Far too many families throughout the United States and around the world understand the challenges Alzheimer’s can pose to them. When a loved one has been diagnosed with this disease, a family may have some prior experience, but most people simply do not. It can take a toll on relationships, families, and even a family caregiver’s health.
As the disease progresses, certain challenges will arise.
Even the most devoted spouse, adult child who lives in the area, and closest friends can be pushed to their limit by the challenges Alzheimer’s can pose to them. This doesn’t mean they don’t care or that their love for this individual is any less, but with the change in personality, behaviors, and more from that senior, it can affect people in many ways.
How can people retain strong relationships?
Let’s take, for example, a woman in her early 50s who has been looking after her mother for a few years. When her mother was first diagnosed with Alzheimer’s, her father and this adult daughter were working together, side-by-side, to provide the kind of care and support the woman needed.
As the disease progressed, though, it took a significant toll on her father’s health and, ultimately, his life. As this woman has been relegated to the role of primary caregiver, her mother has begun saying awful things to her. This woman doesn’t know where her mother would have come up with these ideas, would have heard some of these colorful words, or why she would be motivated to try and hurt her in any way. It has taken her a long time to realize that it’s not the senior, but the disease.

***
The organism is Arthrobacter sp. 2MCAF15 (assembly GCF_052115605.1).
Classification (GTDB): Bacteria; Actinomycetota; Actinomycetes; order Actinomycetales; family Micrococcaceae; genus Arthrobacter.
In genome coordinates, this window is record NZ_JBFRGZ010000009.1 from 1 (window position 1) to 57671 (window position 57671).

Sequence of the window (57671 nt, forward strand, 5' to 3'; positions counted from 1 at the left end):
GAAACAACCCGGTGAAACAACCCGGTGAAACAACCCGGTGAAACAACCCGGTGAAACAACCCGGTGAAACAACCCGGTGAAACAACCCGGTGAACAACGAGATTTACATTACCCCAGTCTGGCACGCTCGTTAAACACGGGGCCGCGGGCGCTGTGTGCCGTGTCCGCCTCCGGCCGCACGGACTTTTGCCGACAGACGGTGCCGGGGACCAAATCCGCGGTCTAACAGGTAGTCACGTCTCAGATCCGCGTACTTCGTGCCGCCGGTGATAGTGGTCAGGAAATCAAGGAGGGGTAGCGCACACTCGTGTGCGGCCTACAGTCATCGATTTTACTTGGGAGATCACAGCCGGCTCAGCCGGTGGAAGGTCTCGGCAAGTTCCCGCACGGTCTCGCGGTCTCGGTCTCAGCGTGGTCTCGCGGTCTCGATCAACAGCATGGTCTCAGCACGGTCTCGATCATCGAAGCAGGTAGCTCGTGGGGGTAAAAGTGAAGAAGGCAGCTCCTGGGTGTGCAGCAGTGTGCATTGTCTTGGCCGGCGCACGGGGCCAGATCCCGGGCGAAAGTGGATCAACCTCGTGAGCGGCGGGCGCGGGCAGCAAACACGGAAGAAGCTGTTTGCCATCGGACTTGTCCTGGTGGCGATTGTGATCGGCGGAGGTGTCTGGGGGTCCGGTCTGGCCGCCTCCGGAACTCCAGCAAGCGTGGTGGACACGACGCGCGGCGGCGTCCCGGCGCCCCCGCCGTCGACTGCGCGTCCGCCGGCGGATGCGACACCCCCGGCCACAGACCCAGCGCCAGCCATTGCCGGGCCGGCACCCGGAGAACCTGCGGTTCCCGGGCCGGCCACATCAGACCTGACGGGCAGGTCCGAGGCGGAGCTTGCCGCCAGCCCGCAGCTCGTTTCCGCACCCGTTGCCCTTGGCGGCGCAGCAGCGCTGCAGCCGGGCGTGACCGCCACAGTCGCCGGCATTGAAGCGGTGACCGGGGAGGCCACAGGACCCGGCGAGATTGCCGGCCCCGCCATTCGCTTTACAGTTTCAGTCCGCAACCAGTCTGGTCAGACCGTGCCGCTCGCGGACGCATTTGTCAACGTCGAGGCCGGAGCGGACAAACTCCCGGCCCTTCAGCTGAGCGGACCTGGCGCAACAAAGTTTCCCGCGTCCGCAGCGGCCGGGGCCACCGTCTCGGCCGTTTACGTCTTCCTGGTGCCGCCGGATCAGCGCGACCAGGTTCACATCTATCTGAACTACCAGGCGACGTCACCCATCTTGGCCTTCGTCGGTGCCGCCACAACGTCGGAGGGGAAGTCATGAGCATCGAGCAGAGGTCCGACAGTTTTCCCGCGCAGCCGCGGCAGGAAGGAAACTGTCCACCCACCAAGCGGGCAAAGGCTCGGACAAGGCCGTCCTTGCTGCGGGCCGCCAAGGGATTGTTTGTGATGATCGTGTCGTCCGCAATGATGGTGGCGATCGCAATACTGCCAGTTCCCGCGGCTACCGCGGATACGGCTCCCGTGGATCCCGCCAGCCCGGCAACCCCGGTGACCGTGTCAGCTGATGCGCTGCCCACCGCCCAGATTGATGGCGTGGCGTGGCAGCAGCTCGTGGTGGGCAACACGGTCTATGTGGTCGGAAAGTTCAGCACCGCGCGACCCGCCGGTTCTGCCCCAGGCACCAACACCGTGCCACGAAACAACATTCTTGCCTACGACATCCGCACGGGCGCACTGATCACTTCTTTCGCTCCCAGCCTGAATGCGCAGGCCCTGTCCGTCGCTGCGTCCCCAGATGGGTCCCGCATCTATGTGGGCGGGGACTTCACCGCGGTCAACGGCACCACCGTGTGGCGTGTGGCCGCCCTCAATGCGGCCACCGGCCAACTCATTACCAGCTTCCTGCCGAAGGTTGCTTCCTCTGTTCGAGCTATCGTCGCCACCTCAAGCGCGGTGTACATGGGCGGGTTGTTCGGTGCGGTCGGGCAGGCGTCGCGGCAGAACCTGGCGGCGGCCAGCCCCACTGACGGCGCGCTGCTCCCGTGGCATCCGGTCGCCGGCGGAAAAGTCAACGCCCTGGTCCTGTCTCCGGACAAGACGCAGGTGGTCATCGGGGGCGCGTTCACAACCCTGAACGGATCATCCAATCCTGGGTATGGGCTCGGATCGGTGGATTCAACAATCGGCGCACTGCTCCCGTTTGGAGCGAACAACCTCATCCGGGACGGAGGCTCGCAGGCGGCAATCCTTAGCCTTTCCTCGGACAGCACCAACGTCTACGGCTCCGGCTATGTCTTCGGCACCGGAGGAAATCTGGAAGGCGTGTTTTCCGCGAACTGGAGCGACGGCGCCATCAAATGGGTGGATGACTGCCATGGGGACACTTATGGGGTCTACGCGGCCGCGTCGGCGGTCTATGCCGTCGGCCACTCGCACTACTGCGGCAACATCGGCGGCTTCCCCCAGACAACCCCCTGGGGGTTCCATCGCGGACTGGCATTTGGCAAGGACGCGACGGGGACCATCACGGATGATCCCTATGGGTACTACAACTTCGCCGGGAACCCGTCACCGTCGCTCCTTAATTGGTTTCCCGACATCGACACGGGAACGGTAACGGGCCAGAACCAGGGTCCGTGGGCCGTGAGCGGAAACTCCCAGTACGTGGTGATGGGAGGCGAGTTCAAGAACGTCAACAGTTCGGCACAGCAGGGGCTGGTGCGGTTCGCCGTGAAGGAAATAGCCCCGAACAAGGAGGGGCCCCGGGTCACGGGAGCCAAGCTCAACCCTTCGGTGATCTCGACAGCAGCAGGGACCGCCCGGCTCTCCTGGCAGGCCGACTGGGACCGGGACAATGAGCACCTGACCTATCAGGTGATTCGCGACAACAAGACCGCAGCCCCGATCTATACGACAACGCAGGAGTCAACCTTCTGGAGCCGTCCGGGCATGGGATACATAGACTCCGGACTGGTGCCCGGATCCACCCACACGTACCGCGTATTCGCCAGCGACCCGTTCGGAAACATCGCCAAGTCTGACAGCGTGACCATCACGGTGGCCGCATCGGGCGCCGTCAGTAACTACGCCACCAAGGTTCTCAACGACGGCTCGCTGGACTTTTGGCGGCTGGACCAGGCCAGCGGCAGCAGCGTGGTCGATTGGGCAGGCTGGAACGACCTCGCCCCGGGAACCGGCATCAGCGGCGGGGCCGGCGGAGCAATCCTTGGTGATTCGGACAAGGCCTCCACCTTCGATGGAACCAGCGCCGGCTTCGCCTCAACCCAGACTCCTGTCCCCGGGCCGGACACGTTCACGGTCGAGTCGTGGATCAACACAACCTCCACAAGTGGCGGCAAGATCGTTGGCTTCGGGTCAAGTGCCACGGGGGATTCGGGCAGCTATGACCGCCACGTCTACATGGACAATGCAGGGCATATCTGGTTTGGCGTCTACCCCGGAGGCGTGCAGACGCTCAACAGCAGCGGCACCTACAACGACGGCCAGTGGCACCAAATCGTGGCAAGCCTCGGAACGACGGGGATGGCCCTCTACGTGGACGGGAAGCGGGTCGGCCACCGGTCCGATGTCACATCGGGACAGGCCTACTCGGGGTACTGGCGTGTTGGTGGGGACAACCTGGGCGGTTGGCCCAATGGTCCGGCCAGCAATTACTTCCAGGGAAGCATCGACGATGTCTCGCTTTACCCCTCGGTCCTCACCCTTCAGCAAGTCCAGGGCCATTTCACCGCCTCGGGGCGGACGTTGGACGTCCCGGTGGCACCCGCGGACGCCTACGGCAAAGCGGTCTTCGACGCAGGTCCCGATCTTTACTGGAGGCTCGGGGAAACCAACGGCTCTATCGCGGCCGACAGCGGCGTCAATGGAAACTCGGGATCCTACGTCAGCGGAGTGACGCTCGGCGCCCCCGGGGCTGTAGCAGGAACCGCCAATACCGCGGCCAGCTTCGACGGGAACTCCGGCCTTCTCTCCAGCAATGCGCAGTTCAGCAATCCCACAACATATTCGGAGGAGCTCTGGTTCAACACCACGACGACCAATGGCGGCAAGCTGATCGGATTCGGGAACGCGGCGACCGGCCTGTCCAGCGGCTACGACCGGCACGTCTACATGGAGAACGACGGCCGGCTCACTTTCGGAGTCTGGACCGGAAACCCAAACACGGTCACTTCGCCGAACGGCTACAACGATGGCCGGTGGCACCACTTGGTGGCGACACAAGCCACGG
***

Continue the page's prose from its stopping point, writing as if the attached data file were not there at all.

For a long time this woman kept her emotional distance from her mother.
She tried to stay away emotionally, but it was difficult. She simply felt that this was her responsibility. When her father passed away last year, she had been contemplating discussing home care services, but when he was gone she felt guilty even considering.
The best way for this woman and others in similar situations to maintain strong relationships with those who are dealing with Alzheimer’s is to rely on experienced help.
This woman would have realized that if somebody else was assisting with bathing, toileting, laundry, light housekeeping, and other basic things, she could have stayed focused on spending quality time with her mother. She would’ve learned more about the disease and how it affects people like her mother. Keeping strong, healthy relationships intact can offer comfort for those moving through the darkening days of Alzheimer’s or some other form of dementia.
IF YOU OR AN AGING LOVED ONE ARE CONSIDERING ALZHEIMER’S CARE IN WIND GAP, PA, PLEASE CONTACT THE CARING STAFF AT HOME HELPERS. CALL TODAY! (610) 365-4266.
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